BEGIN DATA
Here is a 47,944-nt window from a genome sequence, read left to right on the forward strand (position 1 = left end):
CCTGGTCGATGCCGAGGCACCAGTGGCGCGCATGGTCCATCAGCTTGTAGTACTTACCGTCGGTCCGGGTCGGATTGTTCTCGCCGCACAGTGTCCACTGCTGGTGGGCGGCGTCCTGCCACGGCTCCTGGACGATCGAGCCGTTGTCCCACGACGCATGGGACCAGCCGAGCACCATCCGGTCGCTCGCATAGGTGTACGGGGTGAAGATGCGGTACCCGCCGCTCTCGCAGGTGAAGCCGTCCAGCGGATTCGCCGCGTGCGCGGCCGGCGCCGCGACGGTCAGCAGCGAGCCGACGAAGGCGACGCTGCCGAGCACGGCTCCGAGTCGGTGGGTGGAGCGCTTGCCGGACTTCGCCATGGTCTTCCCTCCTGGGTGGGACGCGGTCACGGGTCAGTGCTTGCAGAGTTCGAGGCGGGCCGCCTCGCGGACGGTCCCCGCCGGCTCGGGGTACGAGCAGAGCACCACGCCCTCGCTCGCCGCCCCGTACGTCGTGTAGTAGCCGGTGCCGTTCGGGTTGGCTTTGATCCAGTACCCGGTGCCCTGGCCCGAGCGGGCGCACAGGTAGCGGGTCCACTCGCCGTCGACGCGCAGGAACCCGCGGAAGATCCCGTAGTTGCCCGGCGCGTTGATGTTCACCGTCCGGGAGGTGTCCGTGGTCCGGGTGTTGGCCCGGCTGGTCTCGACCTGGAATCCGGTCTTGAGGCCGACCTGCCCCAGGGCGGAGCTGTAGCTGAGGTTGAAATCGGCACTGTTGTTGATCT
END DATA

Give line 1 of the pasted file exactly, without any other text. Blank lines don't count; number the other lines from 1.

Here is a 47,944-nt window from a genome sequence, read left to right on the forward strand (position 1 = left end):